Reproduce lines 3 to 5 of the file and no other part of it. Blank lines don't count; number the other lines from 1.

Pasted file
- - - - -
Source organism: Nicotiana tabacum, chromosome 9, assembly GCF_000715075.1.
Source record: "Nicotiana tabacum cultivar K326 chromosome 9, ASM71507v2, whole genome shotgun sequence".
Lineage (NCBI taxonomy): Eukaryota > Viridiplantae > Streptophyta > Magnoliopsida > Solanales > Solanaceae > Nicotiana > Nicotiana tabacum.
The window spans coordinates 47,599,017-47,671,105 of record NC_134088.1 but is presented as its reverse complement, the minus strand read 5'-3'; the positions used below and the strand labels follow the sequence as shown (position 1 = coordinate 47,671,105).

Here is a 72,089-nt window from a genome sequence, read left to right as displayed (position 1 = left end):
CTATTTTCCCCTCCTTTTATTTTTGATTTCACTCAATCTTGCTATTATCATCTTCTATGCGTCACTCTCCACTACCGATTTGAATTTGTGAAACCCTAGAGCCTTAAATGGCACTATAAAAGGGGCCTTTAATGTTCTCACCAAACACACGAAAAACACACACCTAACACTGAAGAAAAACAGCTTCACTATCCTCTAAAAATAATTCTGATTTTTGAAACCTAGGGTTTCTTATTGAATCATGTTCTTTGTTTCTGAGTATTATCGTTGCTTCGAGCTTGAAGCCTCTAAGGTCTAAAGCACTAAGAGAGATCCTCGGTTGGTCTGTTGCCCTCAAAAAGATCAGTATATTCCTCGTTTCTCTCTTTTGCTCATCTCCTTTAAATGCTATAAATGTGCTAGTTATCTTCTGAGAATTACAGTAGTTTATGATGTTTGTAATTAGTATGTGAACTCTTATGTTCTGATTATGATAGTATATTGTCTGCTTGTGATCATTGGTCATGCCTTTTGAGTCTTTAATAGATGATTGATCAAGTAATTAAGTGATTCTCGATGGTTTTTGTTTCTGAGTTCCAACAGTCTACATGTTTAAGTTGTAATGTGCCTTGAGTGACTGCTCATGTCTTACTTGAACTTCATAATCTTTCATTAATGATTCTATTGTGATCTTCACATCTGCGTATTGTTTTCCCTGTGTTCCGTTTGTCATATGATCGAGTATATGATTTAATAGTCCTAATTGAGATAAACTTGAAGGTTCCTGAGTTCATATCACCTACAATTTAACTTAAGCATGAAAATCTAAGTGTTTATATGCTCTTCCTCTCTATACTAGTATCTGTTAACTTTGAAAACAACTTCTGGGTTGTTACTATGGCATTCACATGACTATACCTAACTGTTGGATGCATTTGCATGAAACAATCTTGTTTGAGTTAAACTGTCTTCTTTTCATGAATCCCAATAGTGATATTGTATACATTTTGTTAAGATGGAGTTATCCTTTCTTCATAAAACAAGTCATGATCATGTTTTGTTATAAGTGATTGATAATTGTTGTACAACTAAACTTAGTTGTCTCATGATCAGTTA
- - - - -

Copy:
Lineage (NCBI taxonomy): Eukaryota > Viridiplantae > Streptophyta > Magnoliopsida > Solanales > Solanaceae > Nicotiana > Nicotiana tabacum.
The window spans coordinates 47,599,017-47,671,105 of record NC_134088.1 but is presented as its reverse complement, the minus strand read 5'-3'; the positions used below and the strand labels follow the sequence as shown (position 1 = coordinate 47,671,105).

Here is a 72,089-nt window from a genome sequence, read left to right as displayed (position 1 = left end):